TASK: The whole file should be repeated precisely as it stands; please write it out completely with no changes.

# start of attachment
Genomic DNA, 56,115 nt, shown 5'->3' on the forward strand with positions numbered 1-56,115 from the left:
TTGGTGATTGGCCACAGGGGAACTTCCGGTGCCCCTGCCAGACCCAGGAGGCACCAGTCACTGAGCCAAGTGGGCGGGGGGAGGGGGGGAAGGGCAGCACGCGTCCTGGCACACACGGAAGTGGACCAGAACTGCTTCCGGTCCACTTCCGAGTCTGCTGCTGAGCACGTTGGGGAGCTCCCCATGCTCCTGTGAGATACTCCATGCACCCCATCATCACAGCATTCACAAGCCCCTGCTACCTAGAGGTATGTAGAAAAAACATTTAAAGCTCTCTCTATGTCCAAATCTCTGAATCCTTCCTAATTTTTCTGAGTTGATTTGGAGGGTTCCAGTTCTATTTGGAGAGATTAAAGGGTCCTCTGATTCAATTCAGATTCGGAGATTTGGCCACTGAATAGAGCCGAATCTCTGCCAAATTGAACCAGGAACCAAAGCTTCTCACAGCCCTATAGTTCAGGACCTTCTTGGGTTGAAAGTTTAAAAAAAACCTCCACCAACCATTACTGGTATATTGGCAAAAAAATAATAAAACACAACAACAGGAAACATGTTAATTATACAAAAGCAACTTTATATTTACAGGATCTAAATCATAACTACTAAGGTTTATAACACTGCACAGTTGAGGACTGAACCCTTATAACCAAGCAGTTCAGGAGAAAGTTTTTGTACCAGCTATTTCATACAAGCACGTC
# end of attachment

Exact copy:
Genomic DNA, 56,115 nt, shown 5'->3' on the forward strand with positions numbered 1-56,115 from the left:
TTGGTGATTGGCCACAGGGGAACTTCCGGTGCCCCTGCCAGACCCAGGAGGCACCAGTCACTGAGCCAAGTGGGCGGGGGGAGGGGGGGAAGGGCAGCACGCGTCCTGGCACACACGGAAGTGGACCAGAACTGCTTCCGGTCCACTTCCGAGTCTGCTGCTGAGCACGTTGGGGAGCTCCCCATGCTCCTGTGAGATACTCCATGCACCCCATCATCACAGCATTCACAAGCCCCTGCTACCTAGAGGTATGTAGAAAAAACATTTAAAGCTCTCTCTATGTCCAAATCTCTGAATCCTTCCTAATTTTTCTGAGTTGATTTGGAGGGTTCCAGTTCTATTTGGAGAGATTAAAGGGTCCTCTGATTCAATTCAGATTCGGAGATTTGGCCACTGAATAGAGCCGAATCTCTGCCAAATTGAACCAGGAACCAAAGCTTCTCACAGCCCTATAGTTCAGGACCTTCTTGGGTTGAAAGTTTAAAAAAAACCTCCACCAACCATTACTGGTATATTGGCAAAAAAATAATAAAACACAACAACAGGAAACATGTTAATTATACAAAAGCAACTTTATATTTACAGGATCTAAATCATAACTACTAAGGTTTATAACACTGCACAGTTGAGGACTGAACCCTTATAACCAAGCAGTTCAGGAGAAAGTTTTTGTACCAGCTATTTCATACAAGCACGTC